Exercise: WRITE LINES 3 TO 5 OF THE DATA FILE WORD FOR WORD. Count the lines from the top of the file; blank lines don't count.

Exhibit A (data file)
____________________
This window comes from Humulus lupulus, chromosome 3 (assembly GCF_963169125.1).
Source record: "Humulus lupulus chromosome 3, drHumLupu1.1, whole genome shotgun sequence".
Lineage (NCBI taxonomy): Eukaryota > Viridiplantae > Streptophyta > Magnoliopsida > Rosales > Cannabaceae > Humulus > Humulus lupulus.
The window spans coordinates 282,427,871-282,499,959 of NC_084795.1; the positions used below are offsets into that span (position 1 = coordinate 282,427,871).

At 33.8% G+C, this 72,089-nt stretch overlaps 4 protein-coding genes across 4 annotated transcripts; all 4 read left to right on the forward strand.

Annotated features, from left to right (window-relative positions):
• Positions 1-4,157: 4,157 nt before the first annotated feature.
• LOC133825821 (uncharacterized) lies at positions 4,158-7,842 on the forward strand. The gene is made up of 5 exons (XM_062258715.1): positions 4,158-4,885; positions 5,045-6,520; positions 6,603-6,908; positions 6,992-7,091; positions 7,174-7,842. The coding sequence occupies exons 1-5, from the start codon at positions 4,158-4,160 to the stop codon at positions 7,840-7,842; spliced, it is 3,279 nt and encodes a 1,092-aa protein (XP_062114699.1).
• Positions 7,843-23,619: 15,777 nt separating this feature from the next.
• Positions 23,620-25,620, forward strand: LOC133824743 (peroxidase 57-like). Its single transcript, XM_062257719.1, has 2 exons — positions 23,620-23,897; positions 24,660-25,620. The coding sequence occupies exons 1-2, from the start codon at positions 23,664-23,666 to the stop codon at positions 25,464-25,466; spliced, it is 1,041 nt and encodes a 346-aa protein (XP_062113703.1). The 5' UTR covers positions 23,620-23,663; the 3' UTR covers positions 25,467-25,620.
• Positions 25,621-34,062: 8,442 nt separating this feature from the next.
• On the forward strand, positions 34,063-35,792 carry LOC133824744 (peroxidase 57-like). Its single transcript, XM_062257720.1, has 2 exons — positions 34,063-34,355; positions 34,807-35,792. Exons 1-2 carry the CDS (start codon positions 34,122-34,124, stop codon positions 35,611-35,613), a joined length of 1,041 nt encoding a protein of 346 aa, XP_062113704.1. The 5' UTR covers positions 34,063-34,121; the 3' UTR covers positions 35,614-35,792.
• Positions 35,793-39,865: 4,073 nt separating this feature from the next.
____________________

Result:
Lineage (NCBI taxonomy): Eukaryota > Viridiplantae > Streptophyta > Magnoliopsida > Rosales > Cannabaceae > Humulus > Humulus lupulus.
The window spans coordinates 282,427,871-282,499,959 of NC_084795.1; the positions used below are offsets into that span (position 1 = coordinate 282,427,871).

At 33.8% G+C, this 72,089-nt stretch overlaps 4 protein-coding genes across 4 annotated transcripts; all 4 read left to right on the forward strand.